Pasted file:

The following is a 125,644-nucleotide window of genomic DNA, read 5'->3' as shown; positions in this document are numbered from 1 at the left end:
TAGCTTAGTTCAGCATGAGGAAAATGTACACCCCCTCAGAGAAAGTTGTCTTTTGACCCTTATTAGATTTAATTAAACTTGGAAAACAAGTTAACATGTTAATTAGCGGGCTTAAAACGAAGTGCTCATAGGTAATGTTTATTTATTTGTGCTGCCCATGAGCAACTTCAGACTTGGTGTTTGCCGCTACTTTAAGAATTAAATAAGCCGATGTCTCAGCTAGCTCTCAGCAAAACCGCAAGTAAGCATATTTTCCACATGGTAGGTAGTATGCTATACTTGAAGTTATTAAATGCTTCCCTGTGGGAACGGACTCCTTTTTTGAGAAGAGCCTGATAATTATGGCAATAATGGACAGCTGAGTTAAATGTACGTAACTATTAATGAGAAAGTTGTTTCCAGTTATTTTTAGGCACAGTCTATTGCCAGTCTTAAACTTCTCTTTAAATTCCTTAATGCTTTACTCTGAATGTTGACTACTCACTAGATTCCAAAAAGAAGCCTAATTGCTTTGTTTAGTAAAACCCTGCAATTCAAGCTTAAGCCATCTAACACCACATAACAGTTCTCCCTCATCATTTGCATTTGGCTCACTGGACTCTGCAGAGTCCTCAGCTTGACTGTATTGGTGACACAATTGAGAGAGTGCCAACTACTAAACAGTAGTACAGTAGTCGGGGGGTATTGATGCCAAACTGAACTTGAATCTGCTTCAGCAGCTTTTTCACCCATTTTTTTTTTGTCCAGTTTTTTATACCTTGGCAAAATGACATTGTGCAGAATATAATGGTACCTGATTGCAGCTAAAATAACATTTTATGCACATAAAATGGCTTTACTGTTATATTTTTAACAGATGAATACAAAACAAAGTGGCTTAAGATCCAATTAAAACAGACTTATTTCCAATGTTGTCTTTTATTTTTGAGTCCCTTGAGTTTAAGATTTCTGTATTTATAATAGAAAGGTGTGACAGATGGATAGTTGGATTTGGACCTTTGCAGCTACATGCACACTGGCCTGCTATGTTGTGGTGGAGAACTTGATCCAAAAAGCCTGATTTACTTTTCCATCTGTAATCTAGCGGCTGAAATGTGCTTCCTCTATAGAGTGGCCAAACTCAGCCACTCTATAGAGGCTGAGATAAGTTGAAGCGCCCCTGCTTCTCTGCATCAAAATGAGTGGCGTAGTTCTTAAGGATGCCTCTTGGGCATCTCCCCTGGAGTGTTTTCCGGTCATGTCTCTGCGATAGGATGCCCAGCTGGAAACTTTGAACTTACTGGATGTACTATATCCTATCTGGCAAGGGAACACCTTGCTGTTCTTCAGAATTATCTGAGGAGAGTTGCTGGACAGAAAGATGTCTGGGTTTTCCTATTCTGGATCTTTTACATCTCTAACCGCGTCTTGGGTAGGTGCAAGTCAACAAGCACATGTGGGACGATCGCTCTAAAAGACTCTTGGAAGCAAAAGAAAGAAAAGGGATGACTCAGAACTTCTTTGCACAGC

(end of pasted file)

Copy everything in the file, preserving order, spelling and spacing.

The following is a 125,644-nucleotide window of genomic DNA, read 5'->3' as shown; positions in this document are numbered from 1 at the left end:
TAGCTTAGTTCAGCATGAGGAAAATGTACACCCCCTCAGAGAAAGTTGTCTTTTGACCCTTATTAGATTTAATTAAACTTGGAAAACAAGTTAACATGTTAATTAGCGGGCTTAAAACGAAGTGCTCATAGGTAATGTTTATTTATTTGTGCTGCCCATGAGCAACTTCAGACTTGGTGTTTGCCGCTACTTTAAGAATTAAATAAGCCGATGTCTCAGCTAGCTCTCAGCAAAACCGCAAGTAAGCATATTTTCCACATGGTAGGTAGTATGCTATACTTGAAGTTATTAAATGCTTCCCTGTGGGAACGGACTCCTTTTTTGAGAAGAGCCTGATAATTATGGCAATAATGGACAGCTGAGTTAAATGTACGTAACTATTAATGAGAAAGTTGTTTCCAGTTATTTTTAGGCACAGTCTATTGCCAGTCTTAAACTTCTCTTTAAATTCCTTAATGCTTTACTCTGAATGTTGACTACTCACTAGATTCCAAAAAGAAGCCTAATTGCTTTGTTTAGTAAAACCCTGCAATTCAAGCTTAAGCCATCTAACACCACATAACAGTTCTCCCTCATCATTTGCATTTGGCTCACTGGACTCTGCAGAGTCCTCAGCTTGACTGTATTGGTGACACAATTGAGAGAGTGCCAACTACTAAACAGTAGTACAGTAGTCGGGGGGTATTGATGCCAAACTGAACTTGAATCTGCTTCAGCAGCTTTTTCACCCATTTTTTTTTTGTCCAGTTTTTTATACCTTGGCAAAATGACATTGTGCAGAATATAATGGTACCTGATTGCAGCTAAAATAACATTTTATGCACATAAAATGGCTTTACTGTTATATTTTTAACAGATGAATACAAAACAAAGTGGCTTAAGATCCAATTAAAACAGACTTATTTCCAATGTTGTCTTTTATTTTTGAGTCCCTTGAGTTTAAGATTTCTGTATTTATAATAGAAAGGTGTGACAGATGGATAGTTGGATTTGGACCTTTGCAGCTACATGCACACTGGCCTGCTATGTTGTGGTGGAGAACTTGATCCAAAAAGCCTGATTTACTTTTCCATCTGTAATCTAGCGGCTGAAATGTGCTTCCTCTATAGAGTGGCCAAACTCAGCCACTCTATAGAGGCTGAGATAAGTTGAAGCGCCCCTGCTTCTCTGCATCAAAATGAGTGGCGTAGTTCTTAAGGATGCCTCTTGGGCATCTCCCCTGGAGTGTTTTCCGGTCATGTCTCTGCGATAGGATGCCCAGCTGGAAACTTTGAACTTACTGGATGTACTATATCCTATCTGGCAAGGGAACACCTTGCTGTTCTTCAGAATTATCTGAGGAGAGTTGCTGGACAGAAAGATGTCTGGGTTTTCCTATTCTGGATCTTTTACATCTCTAACCGCGTCTTGGGTAGGTGCAAGTCAACAAGCACATGTGGGACGATCGCTCTAAAAGACTCTTGGAAGCAAAAGAAAGAAAAGGGATGACTCAGAACTTCTTTGCACAGC